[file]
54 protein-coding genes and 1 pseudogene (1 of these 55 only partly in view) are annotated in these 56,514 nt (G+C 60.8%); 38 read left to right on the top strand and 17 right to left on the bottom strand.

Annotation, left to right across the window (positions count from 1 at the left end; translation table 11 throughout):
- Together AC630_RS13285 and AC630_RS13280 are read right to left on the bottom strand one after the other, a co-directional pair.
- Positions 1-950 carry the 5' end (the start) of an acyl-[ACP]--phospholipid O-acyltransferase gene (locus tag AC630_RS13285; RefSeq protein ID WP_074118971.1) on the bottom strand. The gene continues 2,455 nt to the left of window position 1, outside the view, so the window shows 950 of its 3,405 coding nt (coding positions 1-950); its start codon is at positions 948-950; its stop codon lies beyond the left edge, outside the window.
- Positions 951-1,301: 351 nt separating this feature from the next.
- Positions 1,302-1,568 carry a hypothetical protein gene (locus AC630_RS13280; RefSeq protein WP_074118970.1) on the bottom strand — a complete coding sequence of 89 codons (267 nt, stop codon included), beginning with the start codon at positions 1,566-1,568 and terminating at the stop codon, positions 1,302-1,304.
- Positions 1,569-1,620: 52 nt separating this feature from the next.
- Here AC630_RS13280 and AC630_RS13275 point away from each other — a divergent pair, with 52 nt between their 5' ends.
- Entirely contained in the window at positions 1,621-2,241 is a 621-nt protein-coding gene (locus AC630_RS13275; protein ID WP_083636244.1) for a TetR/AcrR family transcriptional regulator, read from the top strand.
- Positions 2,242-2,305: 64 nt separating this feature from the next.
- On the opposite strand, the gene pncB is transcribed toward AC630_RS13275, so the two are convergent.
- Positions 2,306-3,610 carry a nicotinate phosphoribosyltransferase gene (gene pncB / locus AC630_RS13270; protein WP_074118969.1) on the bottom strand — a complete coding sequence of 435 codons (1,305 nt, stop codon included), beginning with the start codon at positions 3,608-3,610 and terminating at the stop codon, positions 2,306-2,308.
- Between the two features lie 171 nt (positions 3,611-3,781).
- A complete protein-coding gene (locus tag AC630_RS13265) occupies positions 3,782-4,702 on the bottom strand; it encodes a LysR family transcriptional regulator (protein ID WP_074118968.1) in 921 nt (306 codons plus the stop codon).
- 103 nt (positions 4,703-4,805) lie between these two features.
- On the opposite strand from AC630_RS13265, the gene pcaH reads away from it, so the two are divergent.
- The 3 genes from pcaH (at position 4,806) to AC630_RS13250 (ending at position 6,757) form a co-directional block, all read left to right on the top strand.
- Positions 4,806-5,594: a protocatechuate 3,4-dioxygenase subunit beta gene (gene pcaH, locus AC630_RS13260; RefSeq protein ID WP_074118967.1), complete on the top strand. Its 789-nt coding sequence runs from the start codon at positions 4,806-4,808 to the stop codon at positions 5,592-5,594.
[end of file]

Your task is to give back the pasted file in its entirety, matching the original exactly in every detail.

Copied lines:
54 protein-coding genes and 1 pseudogene (1 of these 55 only partly in view) are annotated in these 56,514 nt (G+C 60.8%); 38 read left to right on the top strand and 17 right to left on the bottom strand.

Annotation, left to right across the window (positions count from 1 at the left end; translation table 11 throughout):
- Together AC630_RS13285 and AC630_RS13280 are read right to left on the bottom strand one after the other, a co-directional pair.
- Positions 1-950 carry the 5' end (the start) of an acyl-[ACP]--phospholipid O-acyltransferase gene (locus tag AC630_RS13285; RefSeq protein ID WP_074118971.1) on the bottom strand. The gene continues 2,455 nt to the left of window position 1, outside the view, so the window shows 950 of its 3,405 coding nt (coding positions 1-950); its start codon is at positions 948-950; its stop codon lies beyond the left edge, outside the window.
- Positions 951-1,301: 351 nt separating this feature from the next.
- Positions 1,302-1,568 carry a hypothetical protein gene (locus AC630_RS13280; RefSeq protein WP_074118970.1) on the bottom strand — a complete coding sequence of 89 codons (267 nt, stop codon included), beginning with the start codon at positions 1,566-1,568 and terminating at the stop codon, positions 1,302-1,304.
- Positions 1,569-1,620: 52 nt separating this feature from the next.
- Here AC630_RS13280 and AC630_RS13275 point away from each other — a divergent pair, with 52 nt between their 5' ends.
- Entirely contained in the window at positions 1,621-2,241 is a 621-nt protein-coding gene (locus AC630_RS13275; protein ID WP_083636244.1) for a TetR/AcrR family transcriptional regulator, read from the top strand.
- Positions 2,242-2,305: 64 nt separating this feature from the next.
- On the opposite strand, the gene pncB is transcribed toward AC630_RS13275, so the two are convergent.
- Positions 2,306-3,610 carry a nicotinate phosphoribosyltransferase gene (gene pncB / locus AC630_RS13270; protein WP_074118969.1) on the bottom strand — a complete coding sequence of 435 codons (1,305 nt, stop codon included), beginning with the start codon at positions 3,608-3,610 and terminating at the stop codon, positions 2,306-2,308.
- Between the two features lie 171 nt (positions 3,611-3,781).
- A complete protein-coding gene (locus tag AC630_RS13265) occupies positions 3,782-4,702 on the bottom strand; it encodes a LysR family transcriptional regulator (protein ID WP_074118968.1) in 921 nt (306 codons plus the stop codon).
- 103 nt (positions 4,703-4,805) lie between these two features.
- On the opposite strand from AC630_RS13265, the gene pcaH reads away from it, so the two are divergent.
- The 3 genes from pcaH (at position 4,806) to AC630_RS13250 (ending at position 6,757) form a co-directional block, all read left to right on the top strand.
- Positions 4,806-5,594: a protocatechuate 3,4-dioxygenase subunit beta gene (gene pcaH, locus AC630_RS13260; RefSeq protein ID WP_074118967.1), complete on the top strand. Its 789-nt coding sequence runs from the start codon at positions 4,806-4,808 to the stop codon at positions 5,592-5,594.